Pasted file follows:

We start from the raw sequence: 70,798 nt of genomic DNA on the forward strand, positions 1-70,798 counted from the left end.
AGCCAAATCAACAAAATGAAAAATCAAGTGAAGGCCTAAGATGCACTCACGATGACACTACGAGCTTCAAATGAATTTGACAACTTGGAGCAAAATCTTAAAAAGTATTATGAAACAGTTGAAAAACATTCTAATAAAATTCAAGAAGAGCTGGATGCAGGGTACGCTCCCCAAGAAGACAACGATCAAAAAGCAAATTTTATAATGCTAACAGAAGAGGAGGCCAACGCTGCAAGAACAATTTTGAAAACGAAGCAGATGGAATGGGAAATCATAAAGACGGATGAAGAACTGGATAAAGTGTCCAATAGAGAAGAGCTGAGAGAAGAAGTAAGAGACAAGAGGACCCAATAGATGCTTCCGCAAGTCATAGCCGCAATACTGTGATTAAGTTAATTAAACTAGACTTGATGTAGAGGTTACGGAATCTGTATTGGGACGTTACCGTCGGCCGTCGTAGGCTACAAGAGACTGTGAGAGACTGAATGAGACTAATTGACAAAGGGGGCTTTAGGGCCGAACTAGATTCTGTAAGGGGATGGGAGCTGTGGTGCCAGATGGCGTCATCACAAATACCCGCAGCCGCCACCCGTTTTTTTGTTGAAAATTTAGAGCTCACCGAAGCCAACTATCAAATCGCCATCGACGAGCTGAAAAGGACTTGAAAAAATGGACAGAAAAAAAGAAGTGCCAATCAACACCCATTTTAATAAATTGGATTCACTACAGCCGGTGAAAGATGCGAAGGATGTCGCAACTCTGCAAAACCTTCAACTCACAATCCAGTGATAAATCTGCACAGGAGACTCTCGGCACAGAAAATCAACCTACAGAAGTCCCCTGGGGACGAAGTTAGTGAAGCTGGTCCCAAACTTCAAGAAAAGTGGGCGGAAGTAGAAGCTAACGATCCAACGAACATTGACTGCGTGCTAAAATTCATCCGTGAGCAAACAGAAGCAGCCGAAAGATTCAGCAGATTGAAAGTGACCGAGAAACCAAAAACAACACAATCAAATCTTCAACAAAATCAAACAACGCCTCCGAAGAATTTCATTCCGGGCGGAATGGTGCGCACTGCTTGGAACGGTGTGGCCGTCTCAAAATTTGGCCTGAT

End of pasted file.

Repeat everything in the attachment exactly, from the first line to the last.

We start from the raw sequence: 70,798 nt of genomic DNA on the forward strand, positions 1-70,798 counted from the left end.
AGCCAAATCAACAAAATGAAAAATCAAGTGAAGGCCTAAGATGCACTCACGATGACACTACGAGCTTCAAATGAATTTGACAACTTGGAGCAAAATCTTAAAAAGTATTATGAAACAGTTGAAAAACATTCTAATAAAATTCAAGAAGAGCTGGATGCAGGGTACGCTCCCCAAGAAGACAACGATCAAAAAGCAAATTTTATAATGCTAACAGAAGAGGAGGCCAACGCTGCAAGAACAATTTTGAAAACGAAGCAGATGGAATGGGAAATCATAAAGACGGATGAAGAACTGGATAAAGTGTCCAATAGAGAAGAGCTGAGAGAAGAAGTAAGAGACAAGAGGACCCAATAGATGCTTCCGCAAGTCATAGCCGCAATACTGTGATTAAGTTAATTAAACTAGACTTGATGTAGAGGTTACGGAATCTGTATTGGGACGTTACCGTCGGCCGTCGTAGGCTACAAGAGACTGTGAGAGACTGAATGAGACTAATTGACAAAGGGGGCTTTAGGGCCGAACTAGATTCTGTAAGGGGATGGGAGCTGTGGTGCCAGATGGCGTCATCACAAATACCCGCAGCCGCCACCCGTTTTTTTGTTGAAAATTTAGAGCTCACCGAAGCCAACTATCAAATCGCCATCGACGAGCTGAAAAGGACTTGAAAAAATGGACAGAAAAAAAGAAGTGCCAATCAACACCCATTTTAATAAATTGGATTCACTACAGCCGGTGAAAGATGCGAAGGATGTCGCAACTCTGCAAAACCTTCAACTCACAATCCAGTGATAAATCTGCACAGGAGACTCTCGGCACAGAAAATCAACCTACAGAAGTCCCCTGGGGACGAAGTTAGTGAAGCTGGTCCCAAACTTCAAGAAAAGTGGGCGGAAGTAGAAGCTAACGATCCAACGAACATTGACTGCGTGCTAAAATTCATCCGTGAGCAAACAGAAGCAGCCGAAAGATTCAGCAGATTGAAAGTGACCGAGAAACCAAAAACAACACAATCAAATCTTCAACAAAATCAAACAACGCCTCCGAAGAATTTCATTCCGGGCGGAATGGTGCGCACTGCTTGGAACGGTGTGGCCGTCTCAAAATTTGGCCTGAT